Full Content is available to subscribers

Subscribe/Learn More  >

Effects of Injection Pressure on Emission and Components of Particulate Matter From Marine Diesel Engine

[+] Author Affiliations
Mayuko Nakamura, Atsuto Ohashi, Yoichi Niki, Akiko Masuda, Chiori Takahashi

National Institute of Maritime, Port and Aviation Technology, Tokyo, Japan

Paper No. ICEF2018-9644, pp. V002T04A003; 7 pages
  • ASME 2018 Internal Combustion Engine Division Fall Technical Conference
  • Volume 2: Emissions Control Systems; Instrumentation, Controls, and Hybrids; Numerical Simulation; Engine Design and Mechanical Development
  • San Diego, California, USA, November 4–7, 2018
  • Conference Sponsors: Internal Combustion Engine Division
  • ISBN: 978-0-7918-5199-9
  • Copyright © 2018 by ASME


Reduction of particulate matter (PM) is important issues even for shipping industry since PM harms the environment and human health. In order to reduce PM from marine diesel engines, we focused on components forming PM, elemental carbon (EC), organic carbon (OC), sulfate, and “others” (nitrate, bound water associated with sulfate, metal, ash and hydrogen associated with OC), and investigated the reduction effect of each component by changing fuel injection pressure of a four-stroke marine diesel engine at the two engine load points of 25% and 50%. At 50% load, the PM emissions decreased with increasing the fuel injection pressure, the reduction in the PM emissions which reflected the decrease in EC. At 25% load, the PM emissions did not decrease simply with the injection pressure since OC, sulfate, “others” components in addition to EC contributed to the injection pressure dependence of PM. The results suggest that behaviors of each component of PM should be grasped to achieve the appropriate reduction method of PM.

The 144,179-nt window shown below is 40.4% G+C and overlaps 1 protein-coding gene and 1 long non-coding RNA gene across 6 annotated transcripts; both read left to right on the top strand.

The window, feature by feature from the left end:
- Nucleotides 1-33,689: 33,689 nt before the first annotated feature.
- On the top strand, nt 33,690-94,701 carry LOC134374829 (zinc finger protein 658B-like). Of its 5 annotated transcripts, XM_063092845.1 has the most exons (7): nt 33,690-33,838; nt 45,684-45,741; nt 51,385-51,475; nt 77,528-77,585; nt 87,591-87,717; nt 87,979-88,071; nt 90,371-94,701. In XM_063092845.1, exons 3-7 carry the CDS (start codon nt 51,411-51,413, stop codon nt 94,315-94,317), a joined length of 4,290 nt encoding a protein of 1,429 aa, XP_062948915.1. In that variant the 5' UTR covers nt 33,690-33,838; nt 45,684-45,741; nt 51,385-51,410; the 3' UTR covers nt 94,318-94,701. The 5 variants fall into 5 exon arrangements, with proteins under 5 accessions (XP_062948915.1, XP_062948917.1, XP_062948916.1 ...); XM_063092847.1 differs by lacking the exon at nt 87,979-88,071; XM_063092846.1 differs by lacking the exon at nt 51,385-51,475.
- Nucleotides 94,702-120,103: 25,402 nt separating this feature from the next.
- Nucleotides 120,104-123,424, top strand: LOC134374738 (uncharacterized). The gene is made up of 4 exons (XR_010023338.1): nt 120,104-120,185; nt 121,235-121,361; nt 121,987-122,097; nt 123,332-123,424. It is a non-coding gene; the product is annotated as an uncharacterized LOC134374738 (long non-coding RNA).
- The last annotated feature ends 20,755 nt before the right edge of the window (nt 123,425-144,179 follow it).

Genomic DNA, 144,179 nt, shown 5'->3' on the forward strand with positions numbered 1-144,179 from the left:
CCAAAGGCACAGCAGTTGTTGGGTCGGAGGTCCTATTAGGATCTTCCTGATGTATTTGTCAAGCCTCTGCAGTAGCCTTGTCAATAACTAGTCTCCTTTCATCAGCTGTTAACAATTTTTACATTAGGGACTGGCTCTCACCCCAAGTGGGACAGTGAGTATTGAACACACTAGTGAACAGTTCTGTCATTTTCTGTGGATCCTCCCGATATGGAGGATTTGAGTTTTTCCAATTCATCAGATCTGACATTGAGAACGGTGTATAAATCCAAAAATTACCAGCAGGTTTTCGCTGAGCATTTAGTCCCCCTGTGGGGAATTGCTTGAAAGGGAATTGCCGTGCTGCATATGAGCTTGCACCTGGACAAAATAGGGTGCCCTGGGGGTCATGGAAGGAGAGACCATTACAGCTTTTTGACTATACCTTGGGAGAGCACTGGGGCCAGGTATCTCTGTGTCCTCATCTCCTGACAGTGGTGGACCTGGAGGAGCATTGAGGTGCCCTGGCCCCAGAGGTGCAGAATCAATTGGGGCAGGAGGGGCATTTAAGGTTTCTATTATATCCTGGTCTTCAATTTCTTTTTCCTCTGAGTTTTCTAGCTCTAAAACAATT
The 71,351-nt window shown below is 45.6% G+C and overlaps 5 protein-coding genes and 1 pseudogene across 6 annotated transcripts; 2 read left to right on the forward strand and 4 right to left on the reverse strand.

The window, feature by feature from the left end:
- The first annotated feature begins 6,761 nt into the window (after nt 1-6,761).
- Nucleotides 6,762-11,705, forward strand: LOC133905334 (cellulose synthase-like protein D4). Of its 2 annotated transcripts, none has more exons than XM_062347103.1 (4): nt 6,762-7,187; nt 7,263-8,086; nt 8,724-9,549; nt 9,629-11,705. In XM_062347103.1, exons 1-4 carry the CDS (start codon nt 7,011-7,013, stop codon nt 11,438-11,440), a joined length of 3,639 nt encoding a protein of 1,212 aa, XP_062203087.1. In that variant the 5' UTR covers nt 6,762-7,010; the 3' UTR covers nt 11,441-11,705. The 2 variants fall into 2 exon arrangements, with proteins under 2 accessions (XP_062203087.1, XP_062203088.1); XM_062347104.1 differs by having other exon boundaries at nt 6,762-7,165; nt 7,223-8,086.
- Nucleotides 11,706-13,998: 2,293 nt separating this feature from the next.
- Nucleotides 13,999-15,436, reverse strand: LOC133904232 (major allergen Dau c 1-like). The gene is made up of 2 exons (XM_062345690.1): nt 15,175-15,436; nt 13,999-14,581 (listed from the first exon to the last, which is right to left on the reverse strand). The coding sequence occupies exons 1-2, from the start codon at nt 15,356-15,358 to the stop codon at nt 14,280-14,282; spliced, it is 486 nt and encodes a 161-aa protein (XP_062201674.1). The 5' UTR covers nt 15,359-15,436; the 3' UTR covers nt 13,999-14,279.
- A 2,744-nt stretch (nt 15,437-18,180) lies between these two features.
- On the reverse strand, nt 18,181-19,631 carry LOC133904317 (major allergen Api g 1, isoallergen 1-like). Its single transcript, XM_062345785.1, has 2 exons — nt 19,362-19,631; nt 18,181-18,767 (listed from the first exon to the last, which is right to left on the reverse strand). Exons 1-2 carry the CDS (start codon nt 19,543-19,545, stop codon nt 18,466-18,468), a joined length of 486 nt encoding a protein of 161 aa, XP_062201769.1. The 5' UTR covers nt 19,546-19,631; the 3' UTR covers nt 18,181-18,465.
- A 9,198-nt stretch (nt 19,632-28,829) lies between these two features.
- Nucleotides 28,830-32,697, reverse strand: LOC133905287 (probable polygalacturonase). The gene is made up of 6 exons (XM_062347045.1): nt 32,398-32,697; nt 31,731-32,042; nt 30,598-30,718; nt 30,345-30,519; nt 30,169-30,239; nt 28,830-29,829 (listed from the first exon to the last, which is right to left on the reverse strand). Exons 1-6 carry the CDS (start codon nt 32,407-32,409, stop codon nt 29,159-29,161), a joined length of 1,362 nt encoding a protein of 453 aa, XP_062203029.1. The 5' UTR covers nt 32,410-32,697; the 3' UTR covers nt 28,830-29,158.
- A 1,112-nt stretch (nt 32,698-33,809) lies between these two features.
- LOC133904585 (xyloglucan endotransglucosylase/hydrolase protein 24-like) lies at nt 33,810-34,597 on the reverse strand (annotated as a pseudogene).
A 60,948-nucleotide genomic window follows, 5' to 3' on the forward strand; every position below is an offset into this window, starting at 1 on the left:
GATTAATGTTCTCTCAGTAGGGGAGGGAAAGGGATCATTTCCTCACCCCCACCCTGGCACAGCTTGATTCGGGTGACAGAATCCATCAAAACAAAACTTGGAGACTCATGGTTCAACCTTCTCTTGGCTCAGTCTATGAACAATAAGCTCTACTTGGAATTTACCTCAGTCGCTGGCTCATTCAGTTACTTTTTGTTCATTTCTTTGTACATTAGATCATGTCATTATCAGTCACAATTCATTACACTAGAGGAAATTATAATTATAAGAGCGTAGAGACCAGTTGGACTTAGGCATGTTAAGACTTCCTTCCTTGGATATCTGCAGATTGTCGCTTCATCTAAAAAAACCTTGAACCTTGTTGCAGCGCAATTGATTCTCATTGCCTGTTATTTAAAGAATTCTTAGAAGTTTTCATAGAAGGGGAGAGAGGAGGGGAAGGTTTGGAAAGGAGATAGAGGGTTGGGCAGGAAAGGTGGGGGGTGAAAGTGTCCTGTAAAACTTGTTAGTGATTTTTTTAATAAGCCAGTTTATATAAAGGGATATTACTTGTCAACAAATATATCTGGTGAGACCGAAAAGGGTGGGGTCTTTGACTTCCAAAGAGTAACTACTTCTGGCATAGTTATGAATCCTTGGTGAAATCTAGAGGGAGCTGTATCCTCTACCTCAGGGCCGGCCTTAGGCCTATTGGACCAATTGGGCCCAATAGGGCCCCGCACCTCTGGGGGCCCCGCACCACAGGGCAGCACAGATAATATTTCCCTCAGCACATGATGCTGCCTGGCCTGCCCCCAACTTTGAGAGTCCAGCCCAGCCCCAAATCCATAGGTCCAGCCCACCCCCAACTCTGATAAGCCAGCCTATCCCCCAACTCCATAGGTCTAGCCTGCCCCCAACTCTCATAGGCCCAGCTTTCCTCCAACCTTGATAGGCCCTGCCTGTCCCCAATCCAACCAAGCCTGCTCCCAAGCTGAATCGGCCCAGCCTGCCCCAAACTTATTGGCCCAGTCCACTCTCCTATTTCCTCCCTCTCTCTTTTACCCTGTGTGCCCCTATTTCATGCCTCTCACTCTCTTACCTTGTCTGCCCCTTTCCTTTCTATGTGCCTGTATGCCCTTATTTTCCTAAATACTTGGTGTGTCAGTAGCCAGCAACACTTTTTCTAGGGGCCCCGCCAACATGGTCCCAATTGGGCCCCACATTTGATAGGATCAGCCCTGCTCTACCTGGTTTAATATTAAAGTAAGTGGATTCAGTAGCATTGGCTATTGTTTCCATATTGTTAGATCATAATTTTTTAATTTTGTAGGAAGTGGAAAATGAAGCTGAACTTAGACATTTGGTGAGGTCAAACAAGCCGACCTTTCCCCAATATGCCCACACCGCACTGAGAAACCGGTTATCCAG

Copyright © 2018 by ASME



Interactive Graphics


Country-Specific Mortality and Growth Failure in Infancy and Yound Children and Association With Material Stature

Use interactive graphics and maps to view and sort country-specific infant and early dhildhood mortality and growth failure data and their association with maternal

Citing articles are presented as examples only. In non-demo SCM6 implementation, integration with CrossRef’s "Cited By" API will populate this tab (http://www.crossref.org/citedby.html).

Some tools below are only available to our subscribers or users with an online account.

Related Content

Customize your page view by dragging and repositioning the boxes below.

Related eBook Content
Topic Collections

Sorry! You do not have access to this content. For assistance or to subscribe, please contact us:

  • TELEPHONE: 1-800-843-2763 (Toll-free in the USA)
  • EMAIL: asmedigitalcollection@asme.org
Sign In